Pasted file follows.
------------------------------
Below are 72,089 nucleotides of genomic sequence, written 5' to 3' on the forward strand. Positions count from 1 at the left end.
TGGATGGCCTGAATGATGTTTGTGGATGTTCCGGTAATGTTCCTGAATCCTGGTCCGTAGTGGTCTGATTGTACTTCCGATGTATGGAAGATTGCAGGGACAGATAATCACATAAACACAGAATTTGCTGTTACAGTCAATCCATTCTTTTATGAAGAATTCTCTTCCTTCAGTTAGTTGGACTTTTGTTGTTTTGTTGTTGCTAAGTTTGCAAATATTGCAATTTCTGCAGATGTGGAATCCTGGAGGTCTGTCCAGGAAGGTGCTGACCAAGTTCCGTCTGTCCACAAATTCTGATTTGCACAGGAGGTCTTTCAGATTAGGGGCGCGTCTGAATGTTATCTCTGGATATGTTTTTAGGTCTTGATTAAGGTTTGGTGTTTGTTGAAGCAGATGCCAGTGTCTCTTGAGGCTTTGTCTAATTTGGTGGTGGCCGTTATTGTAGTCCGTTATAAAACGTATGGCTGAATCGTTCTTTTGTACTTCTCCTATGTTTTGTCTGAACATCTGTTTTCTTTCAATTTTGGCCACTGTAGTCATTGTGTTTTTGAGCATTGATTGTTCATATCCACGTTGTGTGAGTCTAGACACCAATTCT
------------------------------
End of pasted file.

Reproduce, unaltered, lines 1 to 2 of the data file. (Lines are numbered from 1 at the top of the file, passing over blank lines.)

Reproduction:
Below are 72,089 nucleotides of genomic sequence, written 5' to 3' on the forward strand. Positions count from 1 at the left end.
TGGATGGCCTGAATGATGTTTGTGGATGTTCCGGTAATGTTCCTGAATCCTGGTCCGTAGTGGTCTGATTGTACTTCCGATGTATGGAAGATTGCAGGGACAGATAATCACATAAACACAGAATTTGCTGTTACAGTCAATCCATTCTTTTATGAAGAATTCTCTTCCTTCAGTTAGTTGGACTTTTGTTGTTTTGTTGTTGCTAAGTTTGCAAATATTGCAATTTCTGCAGATGTGGAATCCTGGAGGTCTGTCCAGGAAGGTGCTGACCAAGTTCCGTCTGTCCACAAATTCTGATTTGCACAGGAGGTCTTTCAGATTAGGGGCGCGTCTGAATGTTATCTCTGGATATGTTTTTAGGTCTTGATTAAGGTTTGGTGTTTGTTGAAGCAGATGCCAGTGTCTCTTGAGGCTTTGTCTAATTTGGTGGTGGCCGTTATTGTAGTCCGTTATAAAACGTATGGCTGAATCGTTCTTTTGTACTTCTCCTATGTTTTGTCTGAACATCTGTTTTCTTTCAATTTTGGCCACTGTAGTCATTGTGTTTTTGAGCATTGATTGTTCATATCCACGTTGTGTGAGTCTAGACACCAATTCT